A new ordinance passed in Santa Clara County, California, prohibits restaurants from selling children’s toys unless the restaurants meet nutritional guidelines. This would prevent fast food places such as McDonald’s and Burger King from selling kids’ meals in that county.
The aim of the ban was to take a stand against childhood obesity. By blocking the sale of these toys, Supervisor Ken Yeager hopes it will remove much of the desire from children to eat at fast food restaurants. Yeager, who sponsored the new measure, said “this ordinance prevents restaurants from preying on children’s’ love of toys” to sell high-calorie, unhealthful food.”
The ban was approved by the county board 3-2 after an hour of testimony on both sides of the issue. Health administrators, doctors, and some parents were in favor of the ordinance passing in Santa Clara. Dr. Dan Delgado, a director of a Santa Clara program for childhood obesity, spoke in favor of the measure stating that the toys lure children into unhealthy eating habits.
Along with fast food franchise owners, some parents were opposed to the new ban. They felt that this measure overstepped their parental rights. One such opponent was Supervisor Donald Gage, who felt that parents should be in charge of their children, not the county. “If you can’t control a 3-year-old child for a toy, God save you when they get to be teenagers,” Gage remarked.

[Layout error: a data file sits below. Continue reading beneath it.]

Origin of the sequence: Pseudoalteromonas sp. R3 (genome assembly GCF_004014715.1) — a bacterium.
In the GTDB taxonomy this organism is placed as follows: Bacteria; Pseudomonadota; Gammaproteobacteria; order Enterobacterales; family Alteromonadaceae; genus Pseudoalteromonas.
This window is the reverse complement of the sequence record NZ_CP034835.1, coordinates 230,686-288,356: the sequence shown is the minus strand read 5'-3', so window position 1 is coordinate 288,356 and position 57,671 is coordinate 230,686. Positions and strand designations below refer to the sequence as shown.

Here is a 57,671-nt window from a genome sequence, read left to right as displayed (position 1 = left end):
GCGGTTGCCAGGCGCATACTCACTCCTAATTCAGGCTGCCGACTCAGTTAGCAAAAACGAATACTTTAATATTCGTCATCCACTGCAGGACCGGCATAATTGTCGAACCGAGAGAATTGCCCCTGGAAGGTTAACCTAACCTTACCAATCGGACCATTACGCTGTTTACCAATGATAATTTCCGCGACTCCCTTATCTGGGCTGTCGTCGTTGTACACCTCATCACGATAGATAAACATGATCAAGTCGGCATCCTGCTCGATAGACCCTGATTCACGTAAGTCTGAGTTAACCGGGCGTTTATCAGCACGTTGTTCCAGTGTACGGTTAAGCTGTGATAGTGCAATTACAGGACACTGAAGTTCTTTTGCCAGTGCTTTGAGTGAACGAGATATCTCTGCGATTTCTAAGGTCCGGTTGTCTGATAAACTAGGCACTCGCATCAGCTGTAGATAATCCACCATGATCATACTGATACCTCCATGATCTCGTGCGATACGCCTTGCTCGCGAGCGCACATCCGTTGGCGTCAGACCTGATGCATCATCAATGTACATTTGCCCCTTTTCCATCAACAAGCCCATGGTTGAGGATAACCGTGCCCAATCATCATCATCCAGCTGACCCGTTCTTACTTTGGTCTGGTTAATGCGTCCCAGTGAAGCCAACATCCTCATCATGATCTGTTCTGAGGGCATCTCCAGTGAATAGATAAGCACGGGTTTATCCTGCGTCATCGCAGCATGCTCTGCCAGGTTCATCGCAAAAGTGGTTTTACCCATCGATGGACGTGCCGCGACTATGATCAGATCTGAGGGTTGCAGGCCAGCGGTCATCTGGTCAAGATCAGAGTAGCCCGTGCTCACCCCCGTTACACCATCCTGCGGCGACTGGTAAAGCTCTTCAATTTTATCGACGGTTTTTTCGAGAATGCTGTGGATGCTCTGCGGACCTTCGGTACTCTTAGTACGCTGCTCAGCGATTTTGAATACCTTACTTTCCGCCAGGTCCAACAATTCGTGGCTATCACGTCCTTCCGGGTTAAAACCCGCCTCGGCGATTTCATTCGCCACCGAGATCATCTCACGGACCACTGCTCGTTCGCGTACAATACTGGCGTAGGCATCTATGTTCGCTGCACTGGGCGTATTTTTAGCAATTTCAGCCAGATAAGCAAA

There were also many fans of the fast food toys who spoke out on the ban, stating that the toys were often used as holiday gifts for low income families.
Fast food restaurants in the area have 90 days to comply with the new ordinance. The restaurants must improve the nutritional qualities of their children’s menu if they want to continue including the small, plastic toys. Many are not happy about this. Steve Peat, who owns seven McDonald’s in the area, says he already does plenty to improve the health of children by donating funds for children’s sports and other activities.
Dr. Delgado however, says he has many obese children in his clinic whose parents tell him they buy the meals for the toys. His patients, as young as 5-years-old and suffering from Type-2 diabetes, he feels are in part unhealthy due to the unhealthy foods they eat. Including fast food children’s meals. – Summer, staff writer
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